You said viruses weigh how much?
If you put all humans on one pan of a weighing scale, and all the coronaviruses and germs of earth on the other, which would be heavier?
I weigh 75.4 kgs, as of yesterday. I'm about 1.79 m tall so this is regarded as a pretty good weight for someone my height. My Body Mass Index is 23.2 so you wouldn't call me obese at all. I am conscious of a slight paunch and have taken up intermittent fasting, which I am told nicely moves the needle down.
This got me thinking about weight. Why are so many humans so thickset today? Why do some require two side-by-side seats when they fly?
At moments like these, I think of Juan Pedro Franco, Mexican, 33 and already weighing almost half a ton (595 kgs). I start feeling better right away. He's been trying without much success, I'm afraid, to lose weight, but in 2017, the Guinness Book of World Records declared him the heaviest person alive.
In this way, my mind begins to wander, thinking of weights and numbers. I weigh my suitcase, I count my steps, I take my blood pressure religiously and check my heart rate daily. I like numbers.
It was a matter of time before I began wondering — if you take all the humans on earth and weigh them, how much would they weigh?
What if we could put the earth on a planet-sized weighing scale? How much would that weigh? Apparently 5,972 followed by 18 zeros, in case you're interested. Read as 5.972 sextillion.
Then, because everyone is talking about it, I wonder what if we could get all the coronaviruses on the planet together and weigh the little suckers, how much would they weigh?
What if we could get all the little bacteria and microbes and viruses that make us sick and weigh them?
I know you're probably thinking I'm foaming at the mouth a bit now. Maybe all that Social Distancing is finally getting to me. So let me tell you what I learned when I started digging.
In 2018, a massive census of all the biomass on earth was published by The Proceedings of the National academy of Sciences of the USA. Of course, there was no cosmic weighing scale but they figured out a mathematical way to aggregate different categories of biomass, such as plants, animals, marine life, bacteria, viruses, and calculate their weight using mathematical models.
They measured the carbon content of the biomass, since that would exclude water and other substances while capturing the main element. There are an estimated 550 gigatons of carbon-containing life in the world. A gigaton is a billion metric tons. Each metric ton is 1,000 kilograms.
The news is not good.
God lied, and he lied just like Donald Trump. The Bible told us that God made man to be the crown of creation. That, my friends, is simply not true. We are not the crown of anything, we are the bottom feeders.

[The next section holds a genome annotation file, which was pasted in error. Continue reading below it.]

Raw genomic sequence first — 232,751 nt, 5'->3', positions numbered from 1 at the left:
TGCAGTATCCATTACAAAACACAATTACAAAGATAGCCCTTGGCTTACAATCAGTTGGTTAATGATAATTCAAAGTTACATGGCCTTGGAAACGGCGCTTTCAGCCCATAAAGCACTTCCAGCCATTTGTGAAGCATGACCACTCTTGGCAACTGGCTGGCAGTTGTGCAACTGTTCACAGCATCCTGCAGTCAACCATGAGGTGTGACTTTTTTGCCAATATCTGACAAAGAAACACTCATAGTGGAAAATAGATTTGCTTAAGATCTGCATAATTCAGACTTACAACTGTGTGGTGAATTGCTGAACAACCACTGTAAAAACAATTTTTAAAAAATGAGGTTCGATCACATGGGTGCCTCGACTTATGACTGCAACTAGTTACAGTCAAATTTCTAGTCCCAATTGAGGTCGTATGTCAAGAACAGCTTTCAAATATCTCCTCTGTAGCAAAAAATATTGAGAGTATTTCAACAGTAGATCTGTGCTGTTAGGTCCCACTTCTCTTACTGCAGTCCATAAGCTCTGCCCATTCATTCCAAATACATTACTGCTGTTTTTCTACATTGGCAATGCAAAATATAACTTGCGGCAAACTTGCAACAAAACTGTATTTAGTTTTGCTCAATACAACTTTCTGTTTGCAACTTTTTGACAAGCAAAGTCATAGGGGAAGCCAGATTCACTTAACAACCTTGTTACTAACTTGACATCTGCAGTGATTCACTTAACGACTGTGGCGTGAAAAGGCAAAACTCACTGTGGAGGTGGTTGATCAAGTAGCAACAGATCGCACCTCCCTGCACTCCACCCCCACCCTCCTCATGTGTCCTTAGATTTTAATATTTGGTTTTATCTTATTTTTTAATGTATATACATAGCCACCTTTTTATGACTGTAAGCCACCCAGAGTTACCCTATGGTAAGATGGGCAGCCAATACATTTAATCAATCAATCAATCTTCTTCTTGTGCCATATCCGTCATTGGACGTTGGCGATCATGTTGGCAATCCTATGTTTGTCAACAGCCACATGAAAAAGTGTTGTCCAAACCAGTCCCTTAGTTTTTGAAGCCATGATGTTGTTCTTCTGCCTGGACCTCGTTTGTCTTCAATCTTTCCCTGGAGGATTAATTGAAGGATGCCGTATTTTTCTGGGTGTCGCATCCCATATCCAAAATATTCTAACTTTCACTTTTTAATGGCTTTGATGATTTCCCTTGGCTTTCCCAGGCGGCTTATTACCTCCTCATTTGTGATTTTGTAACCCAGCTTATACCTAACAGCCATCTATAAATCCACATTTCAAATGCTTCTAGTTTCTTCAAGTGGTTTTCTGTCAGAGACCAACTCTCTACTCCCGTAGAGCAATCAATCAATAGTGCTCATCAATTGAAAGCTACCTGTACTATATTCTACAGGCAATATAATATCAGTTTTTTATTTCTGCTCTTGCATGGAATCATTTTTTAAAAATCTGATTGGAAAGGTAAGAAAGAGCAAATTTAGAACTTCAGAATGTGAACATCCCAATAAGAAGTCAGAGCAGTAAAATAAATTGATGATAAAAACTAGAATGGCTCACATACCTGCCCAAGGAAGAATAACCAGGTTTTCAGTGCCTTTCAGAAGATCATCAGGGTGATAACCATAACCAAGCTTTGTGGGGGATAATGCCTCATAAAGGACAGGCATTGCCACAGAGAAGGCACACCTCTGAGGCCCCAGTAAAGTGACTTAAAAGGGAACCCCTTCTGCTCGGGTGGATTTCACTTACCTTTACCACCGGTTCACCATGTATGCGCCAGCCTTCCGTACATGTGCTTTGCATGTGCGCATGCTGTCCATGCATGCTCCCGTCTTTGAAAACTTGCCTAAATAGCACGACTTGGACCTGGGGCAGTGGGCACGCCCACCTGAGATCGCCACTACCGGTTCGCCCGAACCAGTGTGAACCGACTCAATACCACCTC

If you took a giant weighing scale and put all the humans on one pan and all the bacteria and viruses on earth into the other, the germs would be 1,166 times heavier than all the humans. If an alien were to describe the earth, he would say its primary form of life seems to be viruses. Earth is a planet populated by viruses, and a minor species called humans.
Plant biomass is top of the heap, weighing a ginormous 450 gigatons. Compared to them, all animals put together weigh only 2 gigatons. Humans make up 0.06 gigaton of that. A slice of a slice.
Die of shame: by weight, all the insects on the planet are 17 times heavier than humans, and fish are 10 times heavier. In fact, there's just about more of everything else on earth than humans.
The news gets worse. We're not only a mere spit drop in the bathtub of biological life but our presence has profoundly harmed all other life. There are one-seventh fewer wild land mammals on earth because of humans. Meanwhile, the human biomass, including human beings and livestock, has gone up fourfold. Thanks to indiscriminate whaling, whales are down to one-fifth what they were. Total plant biomass has halved.
Why am I tickled pink? Because though humans are an insignificant dot on the biomass of this planet, they have had the most destructive impact on it. Just 0.06% of the world has brought the remaining 99.95% to the verge of annihilation.
So there is some irony in knowing that that a virus 100 nanometers wide, so small that a billion could sit on the head of a pin, has brought the entire human species to its knees, exposing every lie, every flaw and every vulnerability in their system. We are all geared up for difficult days ahead, and we all hope our loved ones will stay safe, but perhaps when the pandemic passes it will leave behind — a humbler, more chastened species of human beings.
Here, viewed from there. C Y Gopinath, in Bangkok, throws unique light and shadows on Mumbai, the city that raised him. You can reach him at email@example.com Send your feedback to firstname.lastname@example.org
The views expressed in this column are the individual's and don't represent those of the paper
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